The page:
Last year, Turkey adopted a new method for calculating gross domestic product, the key indicator of national economies. The retroactive revision made Turkey the fastest growing country after China in the past six years, “readjusting” GDP upward by 20%. Controversy over the credibility of the new method flared up again last week as Ankara posted a 5% growth rate for the first quarter, well above forecasts ranging between 2% and 3%. Those who look at the other side of the shiny coin draw attention to a number of flaws, marked by incoherence and economic fragility.
Whether growth was really 5% and whether this rate is sustainable is open to discussion, but it is a fact that the economy has gained a certain growth momentum. The boost came partially from external dynamics and partially from domestic ones.
Chief among the external factors is, ironically, US President Donald Trump’s failure to assert credibility and trust. The political crisis in Washington appears to deepen by the day amid growing questions over the American president’s and his aides’ contacts with Russia during and after the elections. Many observers believe the United States is drifting away from Europe. How the Trump administration will handle relations with China and the rest of Asia remains unclear, while a growing number of pundits have come to regard a strike on North Korea as possible. Trump’s policy vis-a-vis the Middle East induces concerns because he seems to instigate the Sunni-Shiite rift and prioritize arms sales to the region.
Trump’s questionable performance is seen as the main reason behind the US Federal Reserve’s softening stance on rate hikes. As doubts grow over Trump’s pledges for tax cuts, infrastructure investments and other reforms, the hikes are slowing down. After a three-month hiatus, the Fed enacted only a 0.25 point hike on June 14.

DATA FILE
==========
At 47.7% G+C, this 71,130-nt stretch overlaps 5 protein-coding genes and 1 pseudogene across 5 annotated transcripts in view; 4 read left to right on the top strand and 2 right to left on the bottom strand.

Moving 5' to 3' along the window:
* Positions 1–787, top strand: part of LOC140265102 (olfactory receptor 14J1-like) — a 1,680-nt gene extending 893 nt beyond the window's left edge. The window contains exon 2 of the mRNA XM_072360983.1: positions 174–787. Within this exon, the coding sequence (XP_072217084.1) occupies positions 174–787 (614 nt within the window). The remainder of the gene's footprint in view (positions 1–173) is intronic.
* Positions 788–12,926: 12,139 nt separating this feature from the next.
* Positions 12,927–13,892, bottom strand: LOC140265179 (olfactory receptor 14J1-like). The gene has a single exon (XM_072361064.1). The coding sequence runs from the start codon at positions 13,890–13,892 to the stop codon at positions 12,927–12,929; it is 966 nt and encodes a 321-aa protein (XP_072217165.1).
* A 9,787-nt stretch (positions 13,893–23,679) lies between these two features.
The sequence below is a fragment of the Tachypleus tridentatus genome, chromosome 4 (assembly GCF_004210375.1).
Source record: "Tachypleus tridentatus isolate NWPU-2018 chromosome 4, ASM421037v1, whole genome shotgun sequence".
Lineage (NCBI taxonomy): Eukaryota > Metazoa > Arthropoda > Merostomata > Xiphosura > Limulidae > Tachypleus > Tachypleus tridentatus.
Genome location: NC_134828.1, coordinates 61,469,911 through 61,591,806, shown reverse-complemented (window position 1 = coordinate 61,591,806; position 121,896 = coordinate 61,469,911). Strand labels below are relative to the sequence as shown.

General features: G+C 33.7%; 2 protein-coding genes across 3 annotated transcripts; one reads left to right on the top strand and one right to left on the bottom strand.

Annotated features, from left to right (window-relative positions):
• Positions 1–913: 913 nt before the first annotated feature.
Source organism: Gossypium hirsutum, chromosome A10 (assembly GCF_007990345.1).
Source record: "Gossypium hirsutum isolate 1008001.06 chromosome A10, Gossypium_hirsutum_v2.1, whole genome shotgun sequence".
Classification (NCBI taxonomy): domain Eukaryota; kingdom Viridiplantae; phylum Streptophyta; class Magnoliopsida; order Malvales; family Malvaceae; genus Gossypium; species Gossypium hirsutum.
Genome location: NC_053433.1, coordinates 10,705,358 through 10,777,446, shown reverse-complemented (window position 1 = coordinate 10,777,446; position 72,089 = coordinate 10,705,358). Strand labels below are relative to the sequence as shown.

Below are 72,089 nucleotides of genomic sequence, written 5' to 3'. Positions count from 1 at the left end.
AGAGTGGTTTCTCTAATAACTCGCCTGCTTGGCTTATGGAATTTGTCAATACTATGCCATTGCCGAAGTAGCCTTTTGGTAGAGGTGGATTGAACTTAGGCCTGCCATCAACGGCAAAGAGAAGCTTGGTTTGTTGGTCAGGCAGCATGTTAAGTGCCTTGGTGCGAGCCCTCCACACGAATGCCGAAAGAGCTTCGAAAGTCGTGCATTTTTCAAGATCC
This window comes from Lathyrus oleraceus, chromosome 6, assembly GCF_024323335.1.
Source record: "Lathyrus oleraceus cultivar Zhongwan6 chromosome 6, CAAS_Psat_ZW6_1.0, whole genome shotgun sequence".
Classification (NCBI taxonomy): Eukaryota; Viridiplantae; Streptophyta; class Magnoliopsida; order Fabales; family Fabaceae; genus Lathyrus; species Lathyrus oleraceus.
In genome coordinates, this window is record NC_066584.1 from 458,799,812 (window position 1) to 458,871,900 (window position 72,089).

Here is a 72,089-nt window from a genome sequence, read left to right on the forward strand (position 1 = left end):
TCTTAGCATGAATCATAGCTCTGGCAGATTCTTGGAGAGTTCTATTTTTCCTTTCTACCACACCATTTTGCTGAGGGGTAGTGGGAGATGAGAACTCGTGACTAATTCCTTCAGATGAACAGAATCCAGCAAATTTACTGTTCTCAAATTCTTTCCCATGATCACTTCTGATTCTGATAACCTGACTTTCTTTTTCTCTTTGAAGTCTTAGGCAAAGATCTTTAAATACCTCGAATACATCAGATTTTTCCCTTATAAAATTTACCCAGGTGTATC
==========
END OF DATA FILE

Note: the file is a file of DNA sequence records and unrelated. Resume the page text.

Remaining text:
The Fed’s “dovish” approach on rate hikes is the chief reason why global funds have been turning to developing countries again. The flow of short-term investment into emerging economies has led the dollar to cheapen and helped local currencies to recover. This, in turn, has had a revitalizing effect on imports and domestic consumption in those countries and, hence, on their growth.
So, Turkey was one of those emerging economies that benefited from Trump’s stumbles through the renewed inflow of external capital. Turkey’s risk premium, which stood at around 230 points earlier this year, has declined to about 190 points, owing also to diminished political risks at home in the wake of the April 16 constitutional referendum.
As short-term investors returned, pinching their noses against Turkey’s non-investment grades by major credit rating agencies, the inflow of “hot money” stopped the dramatic rally of the dollar against the Turkish lira. The price of the greenback, which had come to the verge of 4 lira in January, retreated to the 3.5-3.6 lira range, helping to animate domestic demand and even exports, which, in turn, brought about growth.
In the meantime, the Turkish government was enacting its own measures to revive the economy, which had contracted in the third quarter of 2016, threatening a full-blown crisis. To ensure the renewed growth in the ensuing two quarters, Ankara boosted public spending and encouraged lending.